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Risks are higher than ever for US- China cyber war

Risks are higher than ever for US- China cyber war

As Beijing's capabilities grow, both sides need to establish trust and a dialogue for real crisis management

Analysis | Asia-Pacific

Last month the Justice Department published a press release announcing that seven Chinese nationals have been charged with “conspiracy to commit computer intrusions and conspiracy to commit wire fraud.”

This announcement came on the heels of warnings from Cybersecurity and Infrastructure Security Agency (CISA) Director Jen Easterly and National Cyber Director Harry Coker that Chinese hackers are making a strategic shift to target critical infrastructure, are likely able to launch cyberattacks that could cripple that infrastructure, and are increasingly exploiting Americans’ private information.

It’s apparent then that a conflict between China and the United States would include disruptive, dangerous cyberwarfare. Indeed, as U.S.-China military-to-military communications restart, cyber needs to become a key part of these conversations to develop bilateral crisis management mechanisms.

Unfortunately, cyber crisis management is still in its infancy. The United States and China have engaged in multiple bilateral and multilateral dialogues on cyber-related issues in the past. For example, the 2015 summit between President Obama and Xi Jinping created a series of agreements — tacit and explicit — on cyber espionage, the joint investigation of cybercrimes, and a process that eventually produced the U.S.-China High-Level Joint Dialogue on Cybercrime and Related Issues.

However, direct U.S.-China official dialogues have not led to substantial cooperation. President Biden warned Xi during a recent call against China using cyberattacks to target sensitive infrastructure, but no solutions nor potential dialogues appear to have been brought up.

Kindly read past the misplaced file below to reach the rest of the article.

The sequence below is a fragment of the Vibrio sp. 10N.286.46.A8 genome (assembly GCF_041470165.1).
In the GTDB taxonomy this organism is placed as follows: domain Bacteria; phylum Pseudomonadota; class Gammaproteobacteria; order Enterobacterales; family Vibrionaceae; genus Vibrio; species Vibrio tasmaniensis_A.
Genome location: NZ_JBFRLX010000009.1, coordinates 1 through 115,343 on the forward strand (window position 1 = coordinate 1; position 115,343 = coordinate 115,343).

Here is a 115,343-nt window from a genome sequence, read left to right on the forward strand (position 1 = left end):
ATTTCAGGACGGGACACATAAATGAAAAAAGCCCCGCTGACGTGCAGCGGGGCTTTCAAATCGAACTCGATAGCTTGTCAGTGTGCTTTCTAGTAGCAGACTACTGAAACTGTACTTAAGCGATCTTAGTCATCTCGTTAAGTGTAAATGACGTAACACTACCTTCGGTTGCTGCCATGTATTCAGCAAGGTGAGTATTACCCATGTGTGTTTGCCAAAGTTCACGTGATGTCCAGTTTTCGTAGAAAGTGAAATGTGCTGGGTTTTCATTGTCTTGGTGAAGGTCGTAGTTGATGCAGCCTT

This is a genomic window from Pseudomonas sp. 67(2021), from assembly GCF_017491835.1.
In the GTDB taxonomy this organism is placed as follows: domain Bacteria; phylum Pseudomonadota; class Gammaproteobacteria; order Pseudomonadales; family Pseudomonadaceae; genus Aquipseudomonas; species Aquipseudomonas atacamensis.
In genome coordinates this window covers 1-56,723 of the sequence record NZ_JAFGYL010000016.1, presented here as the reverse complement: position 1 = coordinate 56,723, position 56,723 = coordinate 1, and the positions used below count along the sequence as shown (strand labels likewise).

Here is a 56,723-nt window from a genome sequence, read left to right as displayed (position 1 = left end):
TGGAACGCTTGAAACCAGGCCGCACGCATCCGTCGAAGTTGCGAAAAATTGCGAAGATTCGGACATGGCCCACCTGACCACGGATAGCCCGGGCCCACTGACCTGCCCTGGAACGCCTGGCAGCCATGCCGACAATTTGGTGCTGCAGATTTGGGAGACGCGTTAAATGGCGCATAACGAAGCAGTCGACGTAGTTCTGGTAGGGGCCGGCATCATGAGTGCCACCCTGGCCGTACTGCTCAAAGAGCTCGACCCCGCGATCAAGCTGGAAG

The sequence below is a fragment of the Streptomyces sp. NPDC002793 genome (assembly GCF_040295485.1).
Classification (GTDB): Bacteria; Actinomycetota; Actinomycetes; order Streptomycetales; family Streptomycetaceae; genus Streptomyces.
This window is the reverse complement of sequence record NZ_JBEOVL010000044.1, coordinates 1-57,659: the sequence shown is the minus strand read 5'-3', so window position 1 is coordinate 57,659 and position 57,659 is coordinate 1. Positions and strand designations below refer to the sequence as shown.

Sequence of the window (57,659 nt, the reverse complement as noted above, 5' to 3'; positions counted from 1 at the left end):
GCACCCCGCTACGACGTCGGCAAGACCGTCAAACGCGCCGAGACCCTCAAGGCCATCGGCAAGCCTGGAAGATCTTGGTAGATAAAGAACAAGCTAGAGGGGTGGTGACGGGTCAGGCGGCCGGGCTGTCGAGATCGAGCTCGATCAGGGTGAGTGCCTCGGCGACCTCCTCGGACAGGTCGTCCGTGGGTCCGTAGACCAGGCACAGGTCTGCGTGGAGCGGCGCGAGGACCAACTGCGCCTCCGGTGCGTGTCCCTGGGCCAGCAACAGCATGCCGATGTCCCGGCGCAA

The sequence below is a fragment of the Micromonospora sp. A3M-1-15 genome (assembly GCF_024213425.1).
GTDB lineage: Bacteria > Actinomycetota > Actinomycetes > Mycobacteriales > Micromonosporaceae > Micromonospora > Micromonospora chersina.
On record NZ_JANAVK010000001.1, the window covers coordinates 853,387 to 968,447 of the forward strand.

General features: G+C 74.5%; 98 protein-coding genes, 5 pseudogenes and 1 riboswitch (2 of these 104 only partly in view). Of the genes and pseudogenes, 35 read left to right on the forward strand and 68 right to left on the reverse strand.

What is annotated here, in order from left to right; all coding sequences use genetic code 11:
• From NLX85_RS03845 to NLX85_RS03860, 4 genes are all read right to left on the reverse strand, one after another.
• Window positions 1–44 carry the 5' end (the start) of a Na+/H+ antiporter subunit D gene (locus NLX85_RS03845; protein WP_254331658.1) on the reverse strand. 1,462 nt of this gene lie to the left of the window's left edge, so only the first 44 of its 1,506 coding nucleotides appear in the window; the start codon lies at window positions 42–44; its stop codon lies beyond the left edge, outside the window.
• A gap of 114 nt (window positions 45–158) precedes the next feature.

There is no dearth of unofficial dialogues, and some have proposed discrete steps that would enhance U.S.-China cyber relations and crisis management mechanisms, such as coming to mutual definitions of cyber terms, strengthening bilateral communications, and promoting restraint in cyber usage. Unfortunately, despite the many attempts at facilitating U.S.-China cyber dialogues and improved relations, no concrete standards or guidelines on cyber usage in a potential conflict have been adopted, nor have U.S.-China cyber relations appeared to improve.

Both Washington and Beijing are familiar with the potential harm cyber can do when expertly implemented. Stuxnet, a malicious computer worm known to be created and implemented by the United States and Israel, damaged the centrifuges Iran used for its nuclear-enrichment program. China’s cyberespionage campaigns to steal sensitive technologies and designs from American businesses have led to strategic vulnerabilities — like with the theft of designs for the F-35 Joint Strike Fighter’s self-diagnostic system in 2009.

Concerns about cyber espionage have been a defining feature of U.S.-China technology and business relations since the early 2000s, extending into the rhetoric to ban TikTok. Cyber exploits could cut off power grids, like in Ukraine in 2015 and 2016, cripple wastewater treatment facilities, or render sources of vital information useless — as witnessed in the ongoing Russian invasion of Ukraine.